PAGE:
Facts About Honey Badgers That Prove They’re Super Metal

(Last Updated On: September 11, 2020)

You’ve probably heard of the “honey badger don’t care” meme that made the rounds some time ago. If you need a refresher, here it is. So… How little do these animals actually care? What are some other facts about honey badgers?

Well, here are 5 reasons the honey badger is super metal.

Facts About Honey Badgers That Prove They’re Super Metal

1. Honey Badgers Hunt Puff Adders

Alright, an animal with the name puff adder doesn’t sound like the most intimidating snake in the African Savannah. But you should 100% be afraid of the puff adder. These things are responsible for the most fatalities via snakebite of any African snake. Part of it is because there are a lot of puff adders. So fine, maybe that’s it? Treated fatalities hover around 15%, which doesn’t sound all that concerning. Untreated is about 50% mortality, which is definitely scarier.

Except no, because puff adders like to sit by common pathways and they’re very quiet (and blend in quite well with the environment). They also have some super potent venom. It has one of the lowest LD50 (lethal medium dose) values of any viper. Which basically means it’s the amount of venom needed to kill the median person. Also known as, a lot of people. 

If untreated you’re going to get severe necrosis–which means your flesh will literally rot off. 

Honey badgers will literally just go after puff adders and rip their heads off. For the longest time we just figured they didn’t care. For a time, that was probably true. We now know that honey badgers are resistant to puff adders on a molecular level. They mostly rely on their loose skin to keep from getting pierced by multiple snakebites. Venom getting into the badger can put it out for a while.

2. Honey Badgers Pick Fights with Lions

Yes, honey badgers will pick fights with lions and steal their food.

They’re also smart enough to go for the groin. While it is true a honey badger will never beat a lion in a test of strength, they surely best lions in a test of wills. Also the “not caring about anything” contest nobody was playing. 

Honey badger skin is loose. Loose enough that they can turn around in their own skin. It’s pretty effective to wiggle around in your own skin to get out of a lion’s jaws.

These animals are also apparently known for targeting the groin with their jaws–and given how strong their jaws are, that’s not a great proposition. Heck, even the larger antelope has been found dead after having their junk ripped off by a honey badger.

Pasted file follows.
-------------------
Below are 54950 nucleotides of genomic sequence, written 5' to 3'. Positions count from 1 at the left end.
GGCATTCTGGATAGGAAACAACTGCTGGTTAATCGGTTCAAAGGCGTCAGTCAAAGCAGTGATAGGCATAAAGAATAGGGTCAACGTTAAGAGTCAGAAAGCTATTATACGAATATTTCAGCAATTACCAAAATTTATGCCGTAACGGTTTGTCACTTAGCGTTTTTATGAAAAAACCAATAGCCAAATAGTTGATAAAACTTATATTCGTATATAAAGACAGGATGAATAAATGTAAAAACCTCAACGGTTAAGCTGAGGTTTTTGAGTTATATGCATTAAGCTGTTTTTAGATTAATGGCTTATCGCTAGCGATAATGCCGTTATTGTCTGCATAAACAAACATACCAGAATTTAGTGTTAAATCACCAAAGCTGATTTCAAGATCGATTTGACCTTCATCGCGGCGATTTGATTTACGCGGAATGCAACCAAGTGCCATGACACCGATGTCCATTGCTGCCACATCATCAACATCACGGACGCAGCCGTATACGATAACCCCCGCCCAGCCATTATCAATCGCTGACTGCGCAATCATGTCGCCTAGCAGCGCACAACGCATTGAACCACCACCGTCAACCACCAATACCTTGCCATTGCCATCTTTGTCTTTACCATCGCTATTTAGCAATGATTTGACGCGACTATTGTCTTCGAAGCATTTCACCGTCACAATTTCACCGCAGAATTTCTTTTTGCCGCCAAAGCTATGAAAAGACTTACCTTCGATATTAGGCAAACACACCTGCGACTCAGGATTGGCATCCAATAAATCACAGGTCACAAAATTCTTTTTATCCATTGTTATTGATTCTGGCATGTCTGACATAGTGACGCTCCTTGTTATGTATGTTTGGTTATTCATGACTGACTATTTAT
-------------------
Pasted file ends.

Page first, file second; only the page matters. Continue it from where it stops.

So while lions, leopards, and the like could be predators to the honey badger, they often leave them alone. They’re just too irritating we suppose. 

3. Honey Badger Jaws

Remember when we said honey badger jaws are strong? There’s a reason. Honey badgers eat bones. No we’re not kidding. Here’s a video of one straight up eating a bone.

4. Honey Badgers Are Human Proof

We’re humans. If we can’t solve a problem diplomatically, we mastered fire for a reason. We can be incredibly destructive. Ergo, can we just kill honey badgers with shotguns and machetes. Right? 

Wrong. Honey badger skin being loose means it’s really resistant to being pierced. Heck, if it can resist the crushing 650 pound per square inch power of a lion’s jaw. Turns out hitting a honey badger in anything short of the face with a shotgun or a machete might just piss it off instead of killing it outright. We have little intention of flying out with a 12-gauge to test the theory. 

5. Everything About Stoffel.

Ever heard of Stoffel the honey badger? He’s a honey badger that has been caught picking fights with lions multiple times. So much so that his enclosure had to be reinforced to keep him away from the lions. So you know, he wouldn’t gnaw on their groins and bones.

Except Stoffel broke out of this enclosure anyway, with methods including, but not limited to, stacking rocks and using a broom handle as a ladder/bridge.

You know honey badgers, but what about the other badger animals? Test yourself here.

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About Kyler 563 Articles
Kyler is a content writer at Sporcle living in Seattle, and has just finished his undergraduate at the University of Washington. He's been writing for Sporcle since 2019 and has accumulated so much random, general knowledge he'd rather not think about it. Most of his free time is spent drinking black coffee like water.